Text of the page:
Monday, August 26, 2013

What It Looks Like, What It Is

a warm-up

I'll show you the pictures, and then I'll tell you the truth:

Ayla yells a lot. She always has. I'm going to choose not to get all "I Stand Here Ironing" over this and just say that she must be a dictator reincarnated. She has the sense of dominion, the short fuse, and also the love for comics and snazzy fashion sense I imagine all dictators must share. She storms when her show doesn't record, when there's spaghetti for dinner, when it rains, when it's hot, and when a butterfly flaps its wings in the amazon. On Friday morning, she had been strurming und dranging about the house, reciting her litany of favorite things to tell me about how awful everything is, sort of a nightmare story for apocalyptic children. She might have a future on Fox News. You can imagine how hard it was, then, to put her in the car and drive her away from school.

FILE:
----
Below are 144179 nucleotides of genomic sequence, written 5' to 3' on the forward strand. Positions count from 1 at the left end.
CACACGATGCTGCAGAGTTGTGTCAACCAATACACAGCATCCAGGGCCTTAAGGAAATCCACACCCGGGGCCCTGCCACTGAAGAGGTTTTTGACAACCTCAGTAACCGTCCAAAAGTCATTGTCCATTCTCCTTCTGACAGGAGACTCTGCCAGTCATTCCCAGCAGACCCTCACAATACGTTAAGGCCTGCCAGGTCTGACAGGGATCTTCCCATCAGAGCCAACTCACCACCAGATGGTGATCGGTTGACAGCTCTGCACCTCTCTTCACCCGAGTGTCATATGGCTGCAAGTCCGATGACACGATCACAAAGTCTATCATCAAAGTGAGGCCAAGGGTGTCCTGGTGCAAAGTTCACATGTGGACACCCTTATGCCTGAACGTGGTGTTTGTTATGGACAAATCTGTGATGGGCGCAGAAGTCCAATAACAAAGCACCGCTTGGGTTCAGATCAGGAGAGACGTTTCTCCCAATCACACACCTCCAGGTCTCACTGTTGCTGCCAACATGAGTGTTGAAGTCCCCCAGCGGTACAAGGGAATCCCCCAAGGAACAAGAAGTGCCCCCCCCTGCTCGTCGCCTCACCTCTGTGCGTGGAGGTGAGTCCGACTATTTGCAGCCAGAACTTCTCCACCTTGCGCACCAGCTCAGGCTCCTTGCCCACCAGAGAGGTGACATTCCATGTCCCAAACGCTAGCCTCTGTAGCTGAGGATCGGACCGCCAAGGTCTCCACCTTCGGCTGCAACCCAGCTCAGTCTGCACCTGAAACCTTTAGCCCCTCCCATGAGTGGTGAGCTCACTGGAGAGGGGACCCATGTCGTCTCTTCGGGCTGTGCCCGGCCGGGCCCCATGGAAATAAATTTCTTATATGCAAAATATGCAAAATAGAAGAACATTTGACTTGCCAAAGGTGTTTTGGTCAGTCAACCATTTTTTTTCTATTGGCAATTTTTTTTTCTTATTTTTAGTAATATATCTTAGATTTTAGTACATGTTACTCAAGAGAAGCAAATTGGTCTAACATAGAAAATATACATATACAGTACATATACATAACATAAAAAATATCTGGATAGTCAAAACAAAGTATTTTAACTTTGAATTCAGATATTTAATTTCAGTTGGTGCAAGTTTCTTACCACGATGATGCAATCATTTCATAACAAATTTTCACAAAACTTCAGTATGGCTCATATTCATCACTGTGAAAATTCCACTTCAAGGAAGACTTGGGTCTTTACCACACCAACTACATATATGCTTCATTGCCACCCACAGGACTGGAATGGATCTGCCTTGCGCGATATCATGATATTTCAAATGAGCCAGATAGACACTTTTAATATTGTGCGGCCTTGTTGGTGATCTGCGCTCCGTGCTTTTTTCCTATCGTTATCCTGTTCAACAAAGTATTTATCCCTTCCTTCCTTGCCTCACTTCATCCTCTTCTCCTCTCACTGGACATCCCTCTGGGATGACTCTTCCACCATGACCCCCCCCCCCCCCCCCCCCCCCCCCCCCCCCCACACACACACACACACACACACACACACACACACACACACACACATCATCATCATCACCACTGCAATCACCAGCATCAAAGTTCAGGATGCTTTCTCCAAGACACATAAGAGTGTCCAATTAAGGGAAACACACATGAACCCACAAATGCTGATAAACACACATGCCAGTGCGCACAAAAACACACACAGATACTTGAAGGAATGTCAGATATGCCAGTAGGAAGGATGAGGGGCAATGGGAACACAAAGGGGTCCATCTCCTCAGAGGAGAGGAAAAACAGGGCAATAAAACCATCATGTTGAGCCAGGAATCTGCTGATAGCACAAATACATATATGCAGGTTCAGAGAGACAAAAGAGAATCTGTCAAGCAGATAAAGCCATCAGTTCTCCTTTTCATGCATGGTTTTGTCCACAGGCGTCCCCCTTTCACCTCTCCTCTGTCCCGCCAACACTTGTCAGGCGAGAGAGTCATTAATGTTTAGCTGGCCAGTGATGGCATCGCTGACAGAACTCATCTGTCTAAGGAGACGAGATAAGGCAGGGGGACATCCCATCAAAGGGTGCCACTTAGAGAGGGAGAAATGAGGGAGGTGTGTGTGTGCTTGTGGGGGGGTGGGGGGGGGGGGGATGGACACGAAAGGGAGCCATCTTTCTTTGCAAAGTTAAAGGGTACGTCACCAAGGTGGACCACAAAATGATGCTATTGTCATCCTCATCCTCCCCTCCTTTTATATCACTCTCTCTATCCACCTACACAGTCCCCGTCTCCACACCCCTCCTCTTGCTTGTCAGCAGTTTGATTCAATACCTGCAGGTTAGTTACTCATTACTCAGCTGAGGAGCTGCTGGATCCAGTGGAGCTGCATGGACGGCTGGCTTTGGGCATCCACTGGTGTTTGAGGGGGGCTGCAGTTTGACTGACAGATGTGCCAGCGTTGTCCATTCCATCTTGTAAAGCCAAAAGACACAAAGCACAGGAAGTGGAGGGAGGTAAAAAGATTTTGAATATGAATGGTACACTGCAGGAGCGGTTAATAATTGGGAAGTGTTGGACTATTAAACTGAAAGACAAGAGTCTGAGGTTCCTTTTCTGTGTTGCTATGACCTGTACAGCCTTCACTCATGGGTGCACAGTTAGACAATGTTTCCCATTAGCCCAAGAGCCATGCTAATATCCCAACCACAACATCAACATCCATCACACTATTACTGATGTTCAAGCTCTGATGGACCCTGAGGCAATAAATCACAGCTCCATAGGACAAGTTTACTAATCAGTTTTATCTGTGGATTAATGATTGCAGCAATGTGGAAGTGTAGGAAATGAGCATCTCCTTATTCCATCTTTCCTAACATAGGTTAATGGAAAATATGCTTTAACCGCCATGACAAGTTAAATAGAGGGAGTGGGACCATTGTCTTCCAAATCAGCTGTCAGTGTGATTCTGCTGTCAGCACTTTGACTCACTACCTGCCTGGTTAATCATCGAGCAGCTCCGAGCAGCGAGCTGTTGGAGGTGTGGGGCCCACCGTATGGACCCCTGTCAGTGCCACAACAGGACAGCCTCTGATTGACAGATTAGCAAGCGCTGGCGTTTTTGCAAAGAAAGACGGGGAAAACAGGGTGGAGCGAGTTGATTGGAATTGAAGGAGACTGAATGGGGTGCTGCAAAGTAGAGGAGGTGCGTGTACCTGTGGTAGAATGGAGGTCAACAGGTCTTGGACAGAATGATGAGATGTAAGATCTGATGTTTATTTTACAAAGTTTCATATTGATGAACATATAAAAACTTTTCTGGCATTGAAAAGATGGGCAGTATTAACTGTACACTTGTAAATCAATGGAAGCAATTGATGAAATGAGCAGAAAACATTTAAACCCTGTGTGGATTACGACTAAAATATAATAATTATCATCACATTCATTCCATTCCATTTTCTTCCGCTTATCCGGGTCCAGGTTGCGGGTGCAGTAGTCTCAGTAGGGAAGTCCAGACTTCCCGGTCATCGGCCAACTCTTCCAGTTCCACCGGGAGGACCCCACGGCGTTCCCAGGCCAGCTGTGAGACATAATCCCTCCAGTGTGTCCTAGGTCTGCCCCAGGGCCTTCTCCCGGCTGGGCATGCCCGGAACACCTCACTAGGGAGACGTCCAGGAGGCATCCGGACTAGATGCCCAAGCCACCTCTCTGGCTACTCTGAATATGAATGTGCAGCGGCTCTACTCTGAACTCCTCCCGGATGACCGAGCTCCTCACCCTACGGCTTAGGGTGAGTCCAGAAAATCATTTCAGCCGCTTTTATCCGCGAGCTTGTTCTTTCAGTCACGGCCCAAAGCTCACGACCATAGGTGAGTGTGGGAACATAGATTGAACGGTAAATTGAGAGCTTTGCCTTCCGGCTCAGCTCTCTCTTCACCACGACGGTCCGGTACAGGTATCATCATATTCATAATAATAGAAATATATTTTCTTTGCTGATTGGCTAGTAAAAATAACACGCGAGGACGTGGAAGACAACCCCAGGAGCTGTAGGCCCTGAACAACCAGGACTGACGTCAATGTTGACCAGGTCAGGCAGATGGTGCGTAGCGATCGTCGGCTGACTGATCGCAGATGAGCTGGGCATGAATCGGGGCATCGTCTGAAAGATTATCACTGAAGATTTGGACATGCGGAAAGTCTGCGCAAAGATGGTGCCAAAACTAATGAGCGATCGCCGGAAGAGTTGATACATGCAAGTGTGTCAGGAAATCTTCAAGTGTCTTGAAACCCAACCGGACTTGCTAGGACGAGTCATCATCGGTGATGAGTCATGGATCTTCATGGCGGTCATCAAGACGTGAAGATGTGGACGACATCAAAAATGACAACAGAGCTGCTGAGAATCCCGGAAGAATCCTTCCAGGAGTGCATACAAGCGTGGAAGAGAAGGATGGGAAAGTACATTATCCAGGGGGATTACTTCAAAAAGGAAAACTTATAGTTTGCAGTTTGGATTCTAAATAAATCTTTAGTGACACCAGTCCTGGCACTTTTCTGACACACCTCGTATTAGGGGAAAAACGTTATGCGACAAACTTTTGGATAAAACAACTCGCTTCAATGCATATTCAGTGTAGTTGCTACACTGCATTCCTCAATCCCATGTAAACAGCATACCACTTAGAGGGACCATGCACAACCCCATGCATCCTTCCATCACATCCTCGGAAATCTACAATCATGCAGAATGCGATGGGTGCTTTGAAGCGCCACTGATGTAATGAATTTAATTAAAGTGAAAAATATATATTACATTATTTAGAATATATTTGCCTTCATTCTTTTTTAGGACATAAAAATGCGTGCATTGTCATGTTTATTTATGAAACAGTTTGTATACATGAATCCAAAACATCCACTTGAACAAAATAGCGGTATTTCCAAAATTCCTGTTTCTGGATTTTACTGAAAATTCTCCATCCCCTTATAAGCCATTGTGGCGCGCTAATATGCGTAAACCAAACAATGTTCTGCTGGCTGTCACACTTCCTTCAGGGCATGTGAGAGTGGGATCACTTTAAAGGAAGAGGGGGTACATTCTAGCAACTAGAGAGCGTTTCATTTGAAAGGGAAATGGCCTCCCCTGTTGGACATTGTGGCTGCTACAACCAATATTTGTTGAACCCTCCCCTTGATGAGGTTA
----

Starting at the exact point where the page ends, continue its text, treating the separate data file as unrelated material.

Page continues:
At the girls' school parents snake their cars in a line around the parking lot until we reach the curb, to which we pull up in groups of about eight. Eight cars worth of elementary students spill out onto the walkway, eight cars drive away, eight more pull forward to take their place. You've got to maintain a good pace in consideration of the cars behind you, there is time for a kiss but not for lengthy goodbyes. As we approached the curb, Ayla grew mellow and almost cheery again, as she always does at the prospect of leaving me. Honestly I would not be surprised to be cleaning her room and discover a stash of college mags beneath the bed. By the time I stopped the car at the curb she was tender, nuzzling my  neck before jumping out of the car. I wanted to roll the window down and yell, "I've forgotten nothing!" but I didn't because there were people watching, and Ayla continued to look at me and wave as she advanced down the walkway. It was as I was beginning to inch forward that Ayla advanced her face into a steel support beam at a decent clip.